Germany chems production drops 24% in Q4 – VCI
LONDON (ICIS)–Germany chemicals production excluding the pharmaceuticals sector fell 23.6% year on year and 11.6% quarter on quarter in October-December 2022 amid falling demand and capacity utilisation, trade group VCI said on Thursday.
Including the pharmaceutical industry, production dropped 14% year and year and 5% quarter on quarter, VCI added. Full-year production dropped 11.9% in 2022 excluding the pharmaceuticals sector, alongside a 21.7% increase in pricing.
The fourth-quarter decline was accompanied by the first period of price drops in 2022, with values falling 0.3% compared to the same period a year earlier.
Sales dropped 3.7% in the closing three months of last year to €59.2bn, driven by a nearly 5% drop in exports and a more modest decline in domestic demand, VCI said.
The decline in sales during the quarter resulted in a fall in average capacity utilisation, from 79.3% to 76.5%.
Since the close of the year, conditions have stabilised to an extent as a result of moderating energy and raw materials pricing, meaning the German economy may have bottomed out, according to VCI director general Wolfgang Grosse-Entrup.
The ease in headwinds is not expected to be sufficient to drive a return to growth for the sector, the group added, projecting a drop in production of 5% and a decline in sales of 7% for the industry including pharmaceuticals for 2023.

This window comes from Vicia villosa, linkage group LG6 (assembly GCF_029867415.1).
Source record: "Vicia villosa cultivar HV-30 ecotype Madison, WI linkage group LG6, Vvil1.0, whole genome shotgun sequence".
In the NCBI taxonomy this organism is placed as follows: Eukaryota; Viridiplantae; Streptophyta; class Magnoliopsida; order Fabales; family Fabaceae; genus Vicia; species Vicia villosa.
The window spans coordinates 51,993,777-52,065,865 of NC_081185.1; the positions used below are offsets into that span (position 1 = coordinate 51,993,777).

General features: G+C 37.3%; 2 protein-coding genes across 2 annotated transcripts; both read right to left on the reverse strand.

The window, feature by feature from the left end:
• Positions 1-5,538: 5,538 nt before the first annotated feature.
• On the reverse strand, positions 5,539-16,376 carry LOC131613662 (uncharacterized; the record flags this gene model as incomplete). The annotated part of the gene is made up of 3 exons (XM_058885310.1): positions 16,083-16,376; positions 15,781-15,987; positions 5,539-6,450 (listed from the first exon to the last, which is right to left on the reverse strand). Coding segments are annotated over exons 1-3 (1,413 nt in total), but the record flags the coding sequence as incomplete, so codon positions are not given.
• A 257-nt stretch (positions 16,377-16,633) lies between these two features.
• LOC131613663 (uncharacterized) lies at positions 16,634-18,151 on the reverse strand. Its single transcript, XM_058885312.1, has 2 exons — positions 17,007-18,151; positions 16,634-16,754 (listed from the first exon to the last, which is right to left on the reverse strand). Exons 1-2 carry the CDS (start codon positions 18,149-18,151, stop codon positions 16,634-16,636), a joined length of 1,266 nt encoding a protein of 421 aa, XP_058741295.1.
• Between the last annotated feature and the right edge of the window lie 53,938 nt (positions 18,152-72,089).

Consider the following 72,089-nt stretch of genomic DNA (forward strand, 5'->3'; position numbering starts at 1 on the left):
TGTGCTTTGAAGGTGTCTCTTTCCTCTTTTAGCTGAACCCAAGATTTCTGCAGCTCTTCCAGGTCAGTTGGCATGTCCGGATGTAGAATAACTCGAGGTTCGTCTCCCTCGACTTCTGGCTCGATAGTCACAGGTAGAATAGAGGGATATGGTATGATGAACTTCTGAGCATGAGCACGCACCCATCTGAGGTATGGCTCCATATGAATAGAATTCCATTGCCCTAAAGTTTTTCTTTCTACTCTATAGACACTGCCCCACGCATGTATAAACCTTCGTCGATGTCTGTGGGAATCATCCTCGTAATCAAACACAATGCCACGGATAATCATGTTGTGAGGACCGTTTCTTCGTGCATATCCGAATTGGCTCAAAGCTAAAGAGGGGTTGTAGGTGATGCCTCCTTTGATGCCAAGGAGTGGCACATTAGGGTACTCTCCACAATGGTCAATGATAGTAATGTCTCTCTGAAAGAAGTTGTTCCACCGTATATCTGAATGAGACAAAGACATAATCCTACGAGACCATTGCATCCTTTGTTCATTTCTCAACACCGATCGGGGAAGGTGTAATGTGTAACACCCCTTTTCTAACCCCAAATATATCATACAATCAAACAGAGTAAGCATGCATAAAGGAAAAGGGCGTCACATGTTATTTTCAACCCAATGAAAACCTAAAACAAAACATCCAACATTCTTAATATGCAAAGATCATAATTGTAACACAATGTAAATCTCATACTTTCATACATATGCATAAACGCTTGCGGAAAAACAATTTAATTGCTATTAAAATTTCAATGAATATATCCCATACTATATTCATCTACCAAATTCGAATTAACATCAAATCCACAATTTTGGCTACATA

Germany ‘s industrial sector continues to be limited by energy pricing and access to skilled labour, Grosse-Entrup added, with a cut in the regulatory pressures necessary to compete with the US Inflation Reduction Act stimulus package.
“The following applies in this effort: less is more. Less regulation for more transformation. Our response to the US IRA should be an RRA – a regulation reduction act,” Grosse-Entrup said.
The industry outlook brightened slightly in February, according to economics group ifo, rising to minus 18.5 points in its business survey from 25.6 points in January, remaining in negative territory overall.
Weak demand and declining order book backlogs mean that fewer price increases are expected during the month, which could stand to further strain company earnings, according to ifo’s Anna Wolf.
“Fewer chemical companies are planning to raise their prices. While this may boost demand, it puts even more strain on their already tense earnings if they don’t pass on their production costs to their customers in full,” she said.
Thumbnail shows German national flag outside the German Federal Council Bundesrat (image credit: CLEMENS BILAN/EPA-EFE/Shutterstock)
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